This article discusses the development of a C++ class library for encapsulating OpenGLT code. The C++ class presented is for demonstration and educational purposes only. I will expand the class library for future OpenGL articles. The class library is not currently part of the Microsoft® Foundation Class Library (MFC), and there are no plans to add this class to MFC in the future. I assume that the reader has already read the first article in this series, "OpenGL I: Quick Start," in the MSDN Library. The class library is in the GLlib.DLL file included with this article. The EasyGL sample application, also included with this article, uses the classes in GLlib.DLL.
Color Index Mode
This article explores the Windows NTT implementation of OpenGLT color index mode. In color index mode, colors are specified as indexes into a palette instead of as levels of red, green, and blue. The EasyCI sample application (provided with this article) is a conversion of EasyGL that uses color index mode. EasyCI uses the GLlib.DLL, also included with this article.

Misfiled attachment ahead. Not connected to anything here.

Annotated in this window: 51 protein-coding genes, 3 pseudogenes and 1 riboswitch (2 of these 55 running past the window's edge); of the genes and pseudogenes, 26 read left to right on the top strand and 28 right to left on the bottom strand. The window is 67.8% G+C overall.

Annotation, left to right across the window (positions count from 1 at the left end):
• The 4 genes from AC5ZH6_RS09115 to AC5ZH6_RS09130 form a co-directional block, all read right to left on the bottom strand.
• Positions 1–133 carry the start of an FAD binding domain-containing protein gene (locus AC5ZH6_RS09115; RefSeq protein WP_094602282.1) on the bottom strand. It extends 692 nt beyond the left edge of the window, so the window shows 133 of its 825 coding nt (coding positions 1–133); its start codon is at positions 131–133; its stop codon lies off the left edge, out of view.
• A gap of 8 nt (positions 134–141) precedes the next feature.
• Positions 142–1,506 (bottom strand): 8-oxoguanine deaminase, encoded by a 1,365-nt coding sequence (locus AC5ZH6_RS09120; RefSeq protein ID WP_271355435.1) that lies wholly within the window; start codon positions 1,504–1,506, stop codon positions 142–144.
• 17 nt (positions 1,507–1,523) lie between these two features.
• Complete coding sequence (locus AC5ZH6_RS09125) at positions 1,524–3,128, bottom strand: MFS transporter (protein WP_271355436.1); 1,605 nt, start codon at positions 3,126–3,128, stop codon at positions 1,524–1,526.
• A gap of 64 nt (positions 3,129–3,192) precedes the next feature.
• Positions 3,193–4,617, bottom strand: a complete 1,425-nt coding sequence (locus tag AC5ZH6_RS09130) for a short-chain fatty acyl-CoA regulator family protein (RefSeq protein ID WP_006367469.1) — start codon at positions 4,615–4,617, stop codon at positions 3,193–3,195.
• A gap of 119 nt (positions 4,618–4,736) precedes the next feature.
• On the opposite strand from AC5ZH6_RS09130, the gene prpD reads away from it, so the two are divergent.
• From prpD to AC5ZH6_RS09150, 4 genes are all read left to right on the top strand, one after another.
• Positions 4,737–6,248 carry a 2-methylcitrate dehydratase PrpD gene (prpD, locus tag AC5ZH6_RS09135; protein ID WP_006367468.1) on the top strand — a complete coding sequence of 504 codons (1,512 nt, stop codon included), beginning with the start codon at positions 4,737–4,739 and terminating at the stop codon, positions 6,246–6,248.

OpenGL IV: Translating Windows DIBs
OpenGLT is a portable language for rendering three-dimensional (3-D) graphics. OpenGL does not understand Microsoft® Windows® device-independent bitmaps (DIBs); instead, it has its own format for representing images. This article explains how to translate a Windows DIB into a format usable with OpenGL. Some knowledge of the Windows DIB format and the Microsoft Foundation Class Library (MFC) is expected. The EasyDIB sample application and GLlib dynamic-link library (DLL) demonstrate the ideas presented in this article.
OpenGL VI: Rendering on DIBs with PFD_DRAW_TO_BITMAP